Thursday, September 02, 2004

Two Types of Plague 

Via Zemblan patriot T.C., the story of a scientist whose career was ended so that John Ashcroft could pretend to be doing his job:
It was a January weekend in 2003. Dr Thomas Butler, a world-renowned expert on bubonic plague, had called in at his laboratory at Texas Tech University. The 62-year-old microbiologist had worked with the disease for decades and always kept a meticulous record of what was in his lab and where. That day, he noticed that 30 vials of plague were missing. It was the beginning of a nightmare . . . .

Eighteen months on, Thomas Butler is no longer a doctor. He turned in his medical licence before it could be taken from him. His family - wife Elisabeth and four children, including a five-year-old son - are broke. He has lost his job and his lab, and he sits in a medium-security prison in Fort Worth, Texas. He is the most notorious scientist in the world, and probably the recipient of the most heavy-handed meting out of criminal justice in recent memory . . . .

After Butler had spent the weekend looking for the vials, he did what he was supposed to do and called the university security officer. Together they searched again. Maybe the containers had been misplaced or accidentally sterilised. It happens in labs: vials go through the autoclave at the end of a busy day by mistake. It's no big deal. But Butler didn't find them, and the FBI was called in.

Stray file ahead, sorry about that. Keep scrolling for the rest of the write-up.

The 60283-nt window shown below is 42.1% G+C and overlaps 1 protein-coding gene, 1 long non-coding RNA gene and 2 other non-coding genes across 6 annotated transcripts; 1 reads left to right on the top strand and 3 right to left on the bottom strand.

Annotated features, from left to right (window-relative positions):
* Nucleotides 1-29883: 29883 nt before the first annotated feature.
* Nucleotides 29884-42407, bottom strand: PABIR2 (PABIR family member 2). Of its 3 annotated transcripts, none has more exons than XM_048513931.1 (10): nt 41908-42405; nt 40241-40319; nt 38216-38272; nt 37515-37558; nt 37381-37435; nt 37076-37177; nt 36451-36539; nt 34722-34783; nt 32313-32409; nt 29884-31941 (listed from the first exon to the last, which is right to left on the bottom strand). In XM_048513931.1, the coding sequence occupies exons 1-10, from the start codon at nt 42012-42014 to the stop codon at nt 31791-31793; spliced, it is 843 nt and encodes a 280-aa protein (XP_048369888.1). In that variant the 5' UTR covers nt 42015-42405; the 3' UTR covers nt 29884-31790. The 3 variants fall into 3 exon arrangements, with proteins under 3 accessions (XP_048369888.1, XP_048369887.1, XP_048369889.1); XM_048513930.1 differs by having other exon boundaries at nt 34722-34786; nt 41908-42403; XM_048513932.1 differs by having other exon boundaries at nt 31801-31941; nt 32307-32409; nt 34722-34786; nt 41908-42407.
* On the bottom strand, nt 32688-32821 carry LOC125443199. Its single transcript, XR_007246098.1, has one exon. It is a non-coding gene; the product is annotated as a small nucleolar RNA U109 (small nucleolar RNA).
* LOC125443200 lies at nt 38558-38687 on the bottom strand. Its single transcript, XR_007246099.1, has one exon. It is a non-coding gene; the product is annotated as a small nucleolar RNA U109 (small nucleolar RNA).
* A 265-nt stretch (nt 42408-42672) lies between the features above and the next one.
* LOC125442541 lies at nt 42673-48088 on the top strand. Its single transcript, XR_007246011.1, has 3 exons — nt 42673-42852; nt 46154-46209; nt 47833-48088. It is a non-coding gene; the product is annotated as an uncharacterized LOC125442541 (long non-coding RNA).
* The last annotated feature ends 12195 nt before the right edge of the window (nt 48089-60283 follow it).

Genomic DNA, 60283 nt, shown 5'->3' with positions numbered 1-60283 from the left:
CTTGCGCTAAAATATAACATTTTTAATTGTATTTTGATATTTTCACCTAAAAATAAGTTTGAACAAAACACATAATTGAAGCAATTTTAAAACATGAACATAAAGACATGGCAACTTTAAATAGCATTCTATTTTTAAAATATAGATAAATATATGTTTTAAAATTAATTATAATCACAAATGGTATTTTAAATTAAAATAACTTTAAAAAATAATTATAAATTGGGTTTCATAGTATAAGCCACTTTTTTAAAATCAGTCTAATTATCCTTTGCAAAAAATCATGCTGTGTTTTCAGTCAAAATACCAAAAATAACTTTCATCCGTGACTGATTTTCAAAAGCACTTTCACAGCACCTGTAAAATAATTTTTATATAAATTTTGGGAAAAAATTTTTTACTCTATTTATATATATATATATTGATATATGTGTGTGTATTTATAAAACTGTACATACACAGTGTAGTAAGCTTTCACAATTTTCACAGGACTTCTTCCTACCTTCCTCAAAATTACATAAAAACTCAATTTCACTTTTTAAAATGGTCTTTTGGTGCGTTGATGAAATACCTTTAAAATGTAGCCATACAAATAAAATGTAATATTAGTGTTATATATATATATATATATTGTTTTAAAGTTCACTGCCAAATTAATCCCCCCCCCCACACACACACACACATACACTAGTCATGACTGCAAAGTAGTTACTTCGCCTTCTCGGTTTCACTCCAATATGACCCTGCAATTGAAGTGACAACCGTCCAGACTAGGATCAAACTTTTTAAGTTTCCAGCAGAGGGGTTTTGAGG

Ashcroft immediately briefed the President on the missing plague. It did not matter that the FBI soon came to the conclusion that the vials had probably been destroyed accidentally. These 30 containers of yersinia pestis were now a national emergency, and Dr Thomas Butler, who had written a paper in the 1970s that pioneered oral rehydration therapy for diarrhoea and who could thus, with no arrogance, claim to have saved millions of lives, was now Dr Plague, suspected bio-terrorist.

Dr Plague cooperated fully with the investigation. He even waived his right to an attorney. He had worked for the government all his life, since his days as a navy doctor in Vietnam, and he trusted them. "I was tricked and deceived," said Butler in an interview with the CBS television show 60 Minutes last year. "I was naïve to have trusted them and the assurances they gave me."

The assurances were simple. To avert public panic, the FBI told Butler, he should sign a document stating that he had accidentally destroyed the vials. He would then be able to get back to work. He did so, and was promptly arrested. "Not for anything to do with the vials," says Turley. "But for lying to the FBI. It made no sense. He would never have created such controversy to conceal the accidental destruction of vials. Vials are accidentally destroyed in labs every day. All he would have had to do is get more plague."

But Butler had signed and things got even worse. House arrest; constant monitoring; nine months of intense pressure. According to his lawyers he was offered a deal - plead guilty and get six months in jail. He wouldn't plead guilty, he said, because he wasn't guilty. So the prosecutors threw the book at him. "It's called count stacking," explains Turley. "They throw as many counts as they can at the jury and hope they'll split the difference."

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